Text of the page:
Thursday, August 09, 2007

On the Industrial Revolution - another weary theory

In a book titled 'A Farewell to Alms', due out next month from the Princeton University Press, Dr. Gregory Clark, an economic historian with the University of California, Davis believes that the Industrial Revolution - the surge in economic growth and activity that heralded the rise of affluence in England in the 1800’s - happened because of a change in the attitude and nature of human beings and not primarily because of the development of efficient and stable social institutions (as is more normally accepted). Review of the book in the Times here.

Graphs scanned from the New York Times (click on image for clarity)

Essentially the gist of his argument can be whittled down to the following: The rich people in England reproduced more, their progeny had a greater chance of success in living out their lives, they slowly were acclimatized to the principles of a less violent, less brutal form of social intercourse, sowing the seeds that produced the industrial revolution. Then you might ask, what about the rich in similar parts of the world like China, India and Japan. Out here, Dr. Clark has drummed up records to prove that the rich were not as fertile as the rich in England because of recorded lower than normal rates of fertility among the affluent in the Asia’s which means that the Malthusian laws of a steady state population remained in vogue in these countries leading to no revolution but a steady state of agrarian stasis in these areas.

The basis of Dr. Clark’s work is his recovery of data from which he can reconstruct many features of the English economy from 1200 to 1800. From this data, he shows, far more clearly than has been possible before, that the economy was locked in a Malthusian trap _ — each time new technology increased the efficiency of production a little, the population grew, the extra mouths ate up the surplus, and average income fell back to its former level. The tendency of population to grow faster than the food supply, keeping most people at the edge of starvation, was described by Thomas Malthus in a 1798 book, “An Essay on the Principle of Population.” This Malthusian trap, Dr. Clark’s data show, governed the English economy from 1200 until the Industrial Revolution and has in his view probably constrained humankind throughout its existence. The only respite was during disasters like the Black Death, when population plummeted, and for several generations the survivors had more to eat.
Sir Lawrence Alma Tadema (British, 1836 – 1912), Bachanal, 1871, Oil on canvas, 16” X 32”

Generation after generation, the rich had more surviving children than the poor, his research showed. That meant there must have been constant downward social mobility as the poor failed to reproduce themselves and the progeny of the rich took over their occupations. “The modern population of the English is largely descended from the economic upper classes of the Middle Ages,” he concluded.As the progeny of the rich pervaded all levels of society, Dr. Clark considered, the behaviors that made for wealth could have spread with them. He has documented that several aspects of what might now be called middle-class values changed significantly from the days of hunter gatherer societies to 1800. Work hours increased, literacy and numeracy rose, and the level of interpersonal violence dropped. It is puzzling that the Industrial Revolution did not occur first in the much larger populations of China or Japan. Dr. Clark has found data showing that their richer classes, the Samurai in Japan and the Qing dynasty in China, were surprisingly unfertile and so would have failed to generate the downward social mobility that spread production-oriented values in England.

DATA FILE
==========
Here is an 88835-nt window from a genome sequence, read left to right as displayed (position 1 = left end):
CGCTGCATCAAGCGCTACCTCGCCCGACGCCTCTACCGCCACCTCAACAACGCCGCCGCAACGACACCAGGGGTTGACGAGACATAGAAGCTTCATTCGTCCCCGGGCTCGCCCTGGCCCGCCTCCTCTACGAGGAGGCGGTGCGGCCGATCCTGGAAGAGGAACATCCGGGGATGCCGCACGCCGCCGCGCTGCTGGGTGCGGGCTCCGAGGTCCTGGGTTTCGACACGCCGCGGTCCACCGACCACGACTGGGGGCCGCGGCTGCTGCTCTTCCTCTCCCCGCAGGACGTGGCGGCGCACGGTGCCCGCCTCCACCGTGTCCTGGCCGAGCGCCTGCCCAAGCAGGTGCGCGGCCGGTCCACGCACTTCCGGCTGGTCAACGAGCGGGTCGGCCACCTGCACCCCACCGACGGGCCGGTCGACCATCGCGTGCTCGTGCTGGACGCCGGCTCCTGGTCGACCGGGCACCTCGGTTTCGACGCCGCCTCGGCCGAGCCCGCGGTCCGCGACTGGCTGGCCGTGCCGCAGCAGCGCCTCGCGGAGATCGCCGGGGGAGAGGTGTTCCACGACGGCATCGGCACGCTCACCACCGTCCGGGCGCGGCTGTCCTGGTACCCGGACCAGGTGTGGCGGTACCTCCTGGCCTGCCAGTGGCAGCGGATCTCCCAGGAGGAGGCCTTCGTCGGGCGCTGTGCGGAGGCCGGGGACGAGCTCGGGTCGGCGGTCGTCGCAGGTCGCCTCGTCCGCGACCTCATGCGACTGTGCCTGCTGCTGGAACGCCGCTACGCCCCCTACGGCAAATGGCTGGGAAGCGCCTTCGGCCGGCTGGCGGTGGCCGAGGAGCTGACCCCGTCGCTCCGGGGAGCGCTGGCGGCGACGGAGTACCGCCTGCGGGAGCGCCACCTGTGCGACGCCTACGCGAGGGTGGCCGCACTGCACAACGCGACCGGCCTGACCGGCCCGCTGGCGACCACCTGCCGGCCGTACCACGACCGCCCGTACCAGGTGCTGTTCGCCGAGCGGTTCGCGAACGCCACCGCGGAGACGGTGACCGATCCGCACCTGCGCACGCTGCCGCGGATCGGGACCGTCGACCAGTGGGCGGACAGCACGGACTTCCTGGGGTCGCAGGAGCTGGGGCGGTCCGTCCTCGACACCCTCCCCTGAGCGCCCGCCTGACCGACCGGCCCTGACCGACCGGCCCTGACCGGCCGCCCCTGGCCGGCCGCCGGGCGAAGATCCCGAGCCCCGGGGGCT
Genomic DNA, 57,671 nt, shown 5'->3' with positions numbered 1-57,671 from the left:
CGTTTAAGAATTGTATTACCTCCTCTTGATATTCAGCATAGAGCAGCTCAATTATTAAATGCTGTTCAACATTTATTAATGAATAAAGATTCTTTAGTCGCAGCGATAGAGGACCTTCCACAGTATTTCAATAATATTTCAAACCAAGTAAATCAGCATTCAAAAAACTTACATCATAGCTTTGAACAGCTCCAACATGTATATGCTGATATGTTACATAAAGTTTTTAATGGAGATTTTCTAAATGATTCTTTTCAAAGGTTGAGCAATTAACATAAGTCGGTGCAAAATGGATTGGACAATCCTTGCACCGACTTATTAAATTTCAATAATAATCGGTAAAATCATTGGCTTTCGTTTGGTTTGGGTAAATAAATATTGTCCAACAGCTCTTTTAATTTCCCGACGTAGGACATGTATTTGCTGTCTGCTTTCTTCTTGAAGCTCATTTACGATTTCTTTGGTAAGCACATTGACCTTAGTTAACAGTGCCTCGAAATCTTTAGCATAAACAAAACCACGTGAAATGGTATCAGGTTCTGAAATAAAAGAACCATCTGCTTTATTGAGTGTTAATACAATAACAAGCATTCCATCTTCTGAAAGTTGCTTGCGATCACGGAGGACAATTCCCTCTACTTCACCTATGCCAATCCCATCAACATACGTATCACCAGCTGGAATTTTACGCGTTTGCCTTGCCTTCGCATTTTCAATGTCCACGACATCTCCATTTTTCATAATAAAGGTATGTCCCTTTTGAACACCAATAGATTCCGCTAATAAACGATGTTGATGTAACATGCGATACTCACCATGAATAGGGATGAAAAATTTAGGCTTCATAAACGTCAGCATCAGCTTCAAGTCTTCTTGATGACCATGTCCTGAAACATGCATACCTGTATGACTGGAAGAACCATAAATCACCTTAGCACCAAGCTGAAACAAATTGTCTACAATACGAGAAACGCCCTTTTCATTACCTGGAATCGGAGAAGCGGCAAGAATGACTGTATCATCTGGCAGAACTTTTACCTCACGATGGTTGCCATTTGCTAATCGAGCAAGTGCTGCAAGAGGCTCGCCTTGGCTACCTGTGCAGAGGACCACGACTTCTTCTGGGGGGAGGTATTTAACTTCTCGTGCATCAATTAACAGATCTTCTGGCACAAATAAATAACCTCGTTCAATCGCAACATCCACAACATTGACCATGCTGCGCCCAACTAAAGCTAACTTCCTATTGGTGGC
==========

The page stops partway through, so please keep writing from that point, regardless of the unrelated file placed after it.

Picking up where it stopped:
Juan O’Gorman (Mexican, 1905 – 1982), Ruinas de la Torre de Babel, ink and pencil on paper, 22” X 13”

No doubt, the book makes you think. In addition, the New York Times tells us that he has drummed up reams of sufficient research and background investigations to support each of the premises in the book. I am definitely going to get this book when it hit the stands in the hopes that it will provide clues on one of the enduring questions that I have not an answer to: The inability of Asian economies to produce any kind of an Industrial Revolution at about the same time (assuming that all of humanity progresses socially and culturally at about the same rate) and I hope this book sparks answers to some of these more vexing questions...

I do have a couple of issues with the arguments presented which I guess can only be answered by a closer reading:

Although not explicitly mentioned, it also seems that he does not seem to credit the Enlightenment and the 'age of reason' (1790's) as a major lubricant for oiling the locomotive of the industrial revolution...

Isn’t attributing a cultural tour de force like the Industrial Revolution to the mating practices of rich horny English peoples a bit too simplistic?

In a rhetorical side note, the argument that the rich people provided for the seeds (pun unintended) of the Industrial Revolution could be subverted by the right set of people (you know which set) to bolster the assumption that the rich should be taxed less such that they can use the excess income to invest and raise standards of living is strong....

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